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Follow This Sentence Structure To Effectively Communicate Fundraising Goals

During a campaign, communication is key. In fact, communication is key in most instances (relationships, operations, ordering at a restaurant) but I digress. Today we will talk about how to help your audience visualize the impact their donation can have within your organization and then how to communicate the results when a campaign has ended. Studies show the more you can break down your goals and results for your donors, the more success you will have in raising money. 

There are several ways to communicate goals to your audience but this blog will cover two of the most common: Impact Goals and Financial Goals. Here’s How:

Focus on impact goals in your sentences

When we talk about impact, we want to be specific! When we are communicating about our mission, we want our audience to visualize exactly what it is that we do. 

When I say impact, I don’t just mean a generic statement like “Help us save the animals!” I mean something along the lines of “Help us feed and shelter 100 dogs this winter!” That change in language paints a more specific picture in the mind of the audience and helps hold the organization accountable.

Here is a sentence structure you can work with when creating impact goals:

Help us ACTION (such as serve, build, house, feed, educate, etc.)  AMOUNT NOUN (such as animals, people, homes, meals, etc.) during TIME (such as this winter, this week, this year, etc.) by CALL TO ACTION!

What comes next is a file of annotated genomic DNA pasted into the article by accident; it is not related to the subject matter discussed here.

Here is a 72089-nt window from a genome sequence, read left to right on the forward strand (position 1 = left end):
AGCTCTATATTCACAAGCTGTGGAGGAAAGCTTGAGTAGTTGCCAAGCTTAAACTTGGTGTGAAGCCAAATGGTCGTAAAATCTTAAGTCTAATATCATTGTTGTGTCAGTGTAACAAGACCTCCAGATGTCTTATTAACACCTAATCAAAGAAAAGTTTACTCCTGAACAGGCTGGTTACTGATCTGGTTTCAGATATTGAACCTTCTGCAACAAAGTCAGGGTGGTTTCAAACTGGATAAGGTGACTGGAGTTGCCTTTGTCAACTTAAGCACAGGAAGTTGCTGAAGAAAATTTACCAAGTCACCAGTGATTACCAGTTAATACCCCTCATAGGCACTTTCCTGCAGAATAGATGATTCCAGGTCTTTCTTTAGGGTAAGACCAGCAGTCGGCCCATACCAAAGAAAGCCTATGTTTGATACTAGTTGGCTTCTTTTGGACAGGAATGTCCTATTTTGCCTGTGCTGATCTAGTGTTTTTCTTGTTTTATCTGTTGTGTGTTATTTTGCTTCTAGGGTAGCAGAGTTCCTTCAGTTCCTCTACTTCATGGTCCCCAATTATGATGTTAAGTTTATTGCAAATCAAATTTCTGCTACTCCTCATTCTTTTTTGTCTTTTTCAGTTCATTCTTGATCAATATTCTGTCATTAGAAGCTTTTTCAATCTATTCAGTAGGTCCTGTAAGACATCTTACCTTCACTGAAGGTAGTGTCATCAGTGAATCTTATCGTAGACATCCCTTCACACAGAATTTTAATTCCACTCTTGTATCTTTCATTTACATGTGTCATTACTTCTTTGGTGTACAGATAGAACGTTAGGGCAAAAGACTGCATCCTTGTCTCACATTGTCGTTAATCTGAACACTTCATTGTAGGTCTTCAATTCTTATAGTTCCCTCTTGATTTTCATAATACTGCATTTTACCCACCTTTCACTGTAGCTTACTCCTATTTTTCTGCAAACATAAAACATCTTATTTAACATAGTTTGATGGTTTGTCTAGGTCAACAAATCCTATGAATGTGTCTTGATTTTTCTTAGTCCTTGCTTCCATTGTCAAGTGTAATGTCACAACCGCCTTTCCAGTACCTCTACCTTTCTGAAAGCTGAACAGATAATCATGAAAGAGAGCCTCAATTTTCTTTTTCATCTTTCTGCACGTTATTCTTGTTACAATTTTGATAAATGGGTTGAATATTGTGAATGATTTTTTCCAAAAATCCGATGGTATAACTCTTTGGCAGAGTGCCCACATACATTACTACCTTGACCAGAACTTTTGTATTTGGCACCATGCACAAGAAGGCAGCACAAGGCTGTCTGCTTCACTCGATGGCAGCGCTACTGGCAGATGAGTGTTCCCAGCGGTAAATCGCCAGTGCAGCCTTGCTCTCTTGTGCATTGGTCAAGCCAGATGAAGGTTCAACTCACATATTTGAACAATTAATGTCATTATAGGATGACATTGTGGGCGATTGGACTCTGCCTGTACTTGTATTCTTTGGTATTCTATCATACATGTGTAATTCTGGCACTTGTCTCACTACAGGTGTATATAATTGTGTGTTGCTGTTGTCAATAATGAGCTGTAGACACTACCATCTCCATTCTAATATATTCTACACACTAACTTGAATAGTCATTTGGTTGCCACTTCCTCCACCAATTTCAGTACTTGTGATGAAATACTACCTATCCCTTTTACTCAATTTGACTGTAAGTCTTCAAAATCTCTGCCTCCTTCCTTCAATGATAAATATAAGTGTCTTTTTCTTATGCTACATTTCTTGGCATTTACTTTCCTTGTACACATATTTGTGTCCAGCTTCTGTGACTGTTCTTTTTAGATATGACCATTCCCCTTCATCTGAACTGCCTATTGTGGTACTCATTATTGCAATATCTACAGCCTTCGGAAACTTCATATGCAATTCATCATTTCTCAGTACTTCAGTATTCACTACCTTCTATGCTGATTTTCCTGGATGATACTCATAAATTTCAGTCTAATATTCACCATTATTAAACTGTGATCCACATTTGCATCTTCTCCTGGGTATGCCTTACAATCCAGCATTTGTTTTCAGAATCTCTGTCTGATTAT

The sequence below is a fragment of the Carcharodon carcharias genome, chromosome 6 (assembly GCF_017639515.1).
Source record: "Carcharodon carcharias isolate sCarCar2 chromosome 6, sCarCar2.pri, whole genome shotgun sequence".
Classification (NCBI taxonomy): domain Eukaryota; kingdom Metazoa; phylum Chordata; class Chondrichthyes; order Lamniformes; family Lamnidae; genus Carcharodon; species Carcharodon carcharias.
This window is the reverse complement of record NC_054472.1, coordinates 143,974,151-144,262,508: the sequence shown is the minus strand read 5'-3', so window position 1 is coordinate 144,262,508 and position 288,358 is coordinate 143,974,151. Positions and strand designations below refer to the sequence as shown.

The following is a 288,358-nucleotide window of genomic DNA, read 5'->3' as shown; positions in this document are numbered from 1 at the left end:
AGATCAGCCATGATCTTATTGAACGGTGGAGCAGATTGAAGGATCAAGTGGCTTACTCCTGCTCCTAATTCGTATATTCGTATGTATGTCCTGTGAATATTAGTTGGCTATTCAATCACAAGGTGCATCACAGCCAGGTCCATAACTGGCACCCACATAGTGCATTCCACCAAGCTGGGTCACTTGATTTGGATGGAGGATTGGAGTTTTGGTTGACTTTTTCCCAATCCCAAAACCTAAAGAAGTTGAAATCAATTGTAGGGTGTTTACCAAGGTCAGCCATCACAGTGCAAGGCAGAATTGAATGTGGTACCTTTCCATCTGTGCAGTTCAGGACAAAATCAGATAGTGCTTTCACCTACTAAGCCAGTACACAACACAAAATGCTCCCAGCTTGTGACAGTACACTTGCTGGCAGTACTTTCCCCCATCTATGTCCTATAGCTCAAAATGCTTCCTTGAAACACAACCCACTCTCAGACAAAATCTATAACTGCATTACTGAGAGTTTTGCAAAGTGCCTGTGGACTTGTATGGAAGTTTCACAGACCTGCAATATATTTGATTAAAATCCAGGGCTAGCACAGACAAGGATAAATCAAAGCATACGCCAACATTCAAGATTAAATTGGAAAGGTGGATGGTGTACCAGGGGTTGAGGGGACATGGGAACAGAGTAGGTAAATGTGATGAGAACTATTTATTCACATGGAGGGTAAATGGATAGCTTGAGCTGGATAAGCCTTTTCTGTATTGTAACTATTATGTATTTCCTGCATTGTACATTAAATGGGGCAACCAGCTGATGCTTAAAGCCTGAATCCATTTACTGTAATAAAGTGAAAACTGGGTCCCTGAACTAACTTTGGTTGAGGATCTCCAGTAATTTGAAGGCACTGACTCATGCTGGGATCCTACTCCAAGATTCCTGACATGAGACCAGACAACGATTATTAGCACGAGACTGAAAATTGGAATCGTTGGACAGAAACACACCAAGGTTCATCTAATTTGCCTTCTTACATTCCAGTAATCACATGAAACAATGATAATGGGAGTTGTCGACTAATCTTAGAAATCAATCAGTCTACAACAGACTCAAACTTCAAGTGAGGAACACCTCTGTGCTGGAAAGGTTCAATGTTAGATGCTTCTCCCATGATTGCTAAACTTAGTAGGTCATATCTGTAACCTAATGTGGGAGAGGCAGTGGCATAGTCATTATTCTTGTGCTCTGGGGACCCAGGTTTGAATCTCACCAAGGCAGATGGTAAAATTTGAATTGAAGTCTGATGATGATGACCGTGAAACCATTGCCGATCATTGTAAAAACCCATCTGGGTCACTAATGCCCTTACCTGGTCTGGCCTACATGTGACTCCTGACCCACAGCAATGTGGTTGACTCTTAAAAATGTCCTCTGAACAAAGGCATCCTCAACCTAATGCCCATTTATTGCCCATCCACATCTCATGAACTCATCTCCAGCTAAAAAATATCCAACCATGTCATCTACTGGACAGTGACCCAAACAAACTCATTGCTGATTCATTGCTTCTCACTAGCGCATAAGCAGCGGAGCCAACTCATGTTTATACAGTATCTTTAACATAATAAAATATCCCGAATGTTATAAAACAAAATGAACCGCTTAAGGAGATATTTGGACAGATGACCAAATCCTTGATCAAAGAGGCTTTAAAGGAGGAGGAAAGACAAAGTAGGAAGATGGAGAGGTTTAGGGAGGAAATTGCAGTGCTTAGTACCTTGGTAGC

For example: 

Help us cultivate a love of reading in 250 inner-city Preschoolers during this school year by giving to our Books for Babes Campaign! 

Help us build 4 new homes for homeless veterans in need this winter by supporting our Shelter from the Strom Campaign!

Help us pack 750 lunches in 24 hours by volunteering with Meals on a Mission this GivingTuesday!

Highlight specific financial goals 

Financial goals should also be framed through impact. Tell your audience what their donation will do in specifics. Again, be specific.

Here is a structure you can work with when creating financial goals:


For example: 

Help us raise $100,000 by Winnie the Pooh’s Birthday to help us preserve 100 Hundreds of at risk woodland, which is up for commercial development.

Help us raise $1,000 this Giving Tuesday to purchase and provide warm blankets for 100 homeless teens as winter approaches.

Help us raise $10,000 by March 1, 2022 to support the set for our free community performance of Fiddler on the Roof. 

When we communicate about the results of our campaign we can do so in several ways:

IMPACT = How many were served and how they were served.

FINANCIAL = How much was raised and what were the funds used for.

Don’t neglect to address the goal you set before and during the campaign when reporting the results.

Was the goal reached? Celebrate it! 

If the goal wasn’t reached, tell the audience how much is needed to reach the goal. Campaign thermometers are great for this as they can provide visual representation as to how close your organization is to hitting the goal. If it is close, it could inspire a few donors to close the gap! Thermometers are particularly effective during events or campaigns held within short windows of time like GivingTuesday as it also can communicate a sense of urgency.

This blog post by Madison Gonzalez was published on Bloomerang. Read the original here

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